Postpartum depression in fathers is very real: about 10% of men report symptoms of depression following the birth of a child.
The postpartum period is associated with many adjustments to fathers that pose risks for depression. Estimates of the prevalence of paternal postpartum depression (PPD) in the first two months postpartum vary in the postpartum period from 4 to 25 percent. Paternal PPD has high comorbidity with maternal PPD and might also be associated with other postpartum psychiatric disorders.
Studies so far have only used diagnostic criteria for maternal PPD to investigate paternal PPD, so there is an urgent need to study the validity of these scales for men and develop accurate diagnostic tools for paternal PPD. Paternal PPD has negative impacts on the family, including increasing emotional and behavioral problems among their children (either directly or through the mother) and increasing conflicts in the marital relationship.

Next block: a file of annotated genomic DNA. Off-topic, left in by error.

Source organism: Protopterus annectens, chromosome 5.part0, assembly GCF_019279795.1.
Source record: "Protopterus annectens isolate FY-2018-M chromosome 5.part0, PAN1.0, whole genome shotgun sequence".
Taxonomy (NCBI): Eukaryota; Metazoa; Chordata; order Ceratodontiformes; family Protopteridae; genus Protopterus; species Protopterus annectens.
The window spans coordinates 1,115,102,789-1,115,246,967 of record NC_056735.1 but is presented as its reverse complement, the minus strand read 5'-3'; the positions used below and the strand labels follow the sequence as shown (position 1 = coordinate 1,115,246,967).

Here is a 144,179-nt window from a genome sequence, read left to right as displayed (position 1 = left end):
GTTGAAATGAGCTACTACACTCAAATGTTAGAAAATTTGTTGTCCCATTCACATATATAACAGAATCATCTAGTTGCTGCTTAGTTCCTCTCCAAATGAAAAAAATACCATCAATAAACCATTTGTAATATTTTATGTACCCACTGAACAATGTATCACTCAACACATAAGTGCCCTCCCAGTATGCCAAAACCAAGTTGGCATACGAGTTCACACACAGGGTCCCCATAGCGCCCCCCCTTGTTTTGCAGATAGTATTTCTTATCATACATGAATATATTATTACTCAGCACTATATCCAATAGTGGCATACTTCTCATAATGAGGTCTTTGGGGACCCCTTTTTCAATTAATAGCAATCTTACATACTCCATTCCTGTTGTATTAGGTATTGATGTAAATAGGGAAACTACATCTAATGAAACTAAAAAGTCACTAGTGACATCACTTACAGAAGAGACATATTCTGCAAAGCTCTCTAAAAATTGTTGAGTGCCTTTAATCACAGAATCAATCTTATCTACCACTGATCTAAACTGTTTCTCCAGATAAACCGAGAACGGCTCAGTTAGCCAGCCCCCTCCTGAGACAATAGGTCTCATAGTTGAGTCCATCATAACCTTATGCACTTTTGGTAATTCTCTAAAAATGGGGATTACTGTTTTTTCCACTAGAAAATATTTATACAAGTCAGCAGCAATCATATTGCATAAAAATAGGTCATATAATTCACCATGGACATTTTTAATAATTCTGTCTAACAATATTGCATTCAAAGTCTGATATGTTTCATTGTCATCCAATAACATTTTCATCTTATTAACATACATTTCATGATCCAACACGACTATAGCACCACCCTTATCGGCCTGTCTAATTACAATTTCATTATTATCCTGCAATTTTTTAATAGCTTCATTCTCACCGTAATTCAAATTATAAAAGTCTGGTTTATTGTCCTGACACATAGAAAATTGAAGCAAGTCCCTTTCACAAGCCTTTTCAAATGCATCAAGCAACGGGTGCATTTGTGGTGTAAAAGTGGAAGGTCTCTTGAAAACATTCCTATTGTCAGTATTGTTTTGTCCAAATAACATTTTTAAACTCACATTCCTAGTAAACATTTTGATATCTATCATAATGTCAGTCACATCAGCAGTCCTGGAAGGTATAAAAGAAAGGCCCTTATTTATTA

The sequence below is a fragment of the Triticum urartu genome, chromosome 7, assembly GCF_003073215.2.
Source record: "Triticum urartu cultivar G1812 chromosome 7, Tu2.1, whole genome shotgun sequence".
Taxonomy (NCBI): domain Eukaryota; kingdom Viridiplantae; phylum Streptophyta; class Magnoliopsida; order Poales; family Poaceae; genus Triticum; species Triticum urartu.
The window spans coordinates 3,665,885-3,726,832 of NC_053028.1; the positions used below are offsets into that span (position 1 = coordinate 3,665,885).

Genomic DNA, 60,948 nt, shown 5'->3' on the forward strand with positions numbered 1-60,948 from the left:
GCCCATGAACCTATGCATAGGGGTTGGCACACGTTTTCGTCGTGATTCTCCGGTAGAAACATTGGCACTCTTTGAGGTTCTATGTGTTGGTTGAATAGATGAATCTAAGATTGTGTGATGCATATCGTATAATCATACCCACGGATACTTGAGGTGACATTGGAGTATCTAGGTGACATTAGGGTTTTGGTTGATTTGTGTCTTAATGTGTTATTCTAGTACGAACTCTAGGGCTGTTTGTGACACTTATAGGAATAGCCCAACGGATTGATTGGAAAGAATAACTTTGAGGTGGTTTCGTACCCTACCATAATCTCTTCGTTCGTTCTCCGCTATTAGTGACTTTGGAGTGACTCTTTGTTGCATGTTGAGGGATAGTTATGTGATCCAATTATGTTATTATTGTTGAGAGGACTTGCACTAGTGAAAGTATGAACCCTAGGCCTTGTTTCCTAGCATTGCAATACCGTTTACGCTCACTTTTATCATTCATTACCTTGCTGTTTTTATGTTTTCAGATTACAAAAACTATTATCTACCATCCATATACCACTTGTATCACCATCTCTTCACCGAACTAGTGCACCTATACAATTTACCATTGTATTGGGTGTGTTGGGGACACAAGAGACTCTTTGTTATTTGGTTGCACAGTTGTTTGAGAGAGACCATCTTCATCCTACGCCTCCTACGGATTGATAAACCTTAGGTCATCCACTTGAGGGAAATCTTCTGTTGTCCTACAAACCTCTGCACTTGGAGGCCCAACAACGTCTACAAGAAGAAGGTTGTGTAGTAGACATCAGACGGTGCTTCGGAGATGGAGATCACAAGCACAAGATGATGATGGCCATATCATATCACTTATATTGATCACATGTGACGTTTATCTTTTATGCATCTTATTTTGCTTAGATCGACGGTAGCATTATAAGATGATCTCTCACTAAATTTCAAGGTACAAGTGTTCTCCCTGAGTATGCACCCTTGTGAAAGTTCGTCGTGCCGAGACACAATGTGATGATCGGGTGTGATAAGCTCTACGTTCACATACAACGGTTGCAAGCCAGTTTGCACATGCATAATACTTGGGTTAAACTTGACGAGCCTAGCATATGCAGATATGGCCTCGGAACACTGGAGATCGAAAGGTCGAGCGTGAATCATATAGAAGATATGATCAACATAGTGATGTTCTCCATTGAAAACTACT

Changes in hormones, including testosterone, estrogen, cortisol, vasopressin, and prolactin, during the postpartum period in fathers, may be biological risk factors in paternal PPD. Fathers who have ecological risk factors, such as excessive stress from becoming a parent, lack of social supports for parenting, and feeling excluded from mother-infant bonding, may be more likely to develop paternal PPD. Support from their partner, educational programs, policy for paid paternal leave, as well as consideration of psychiatric care may help fathers cope with stressful experiences during the postpartum period.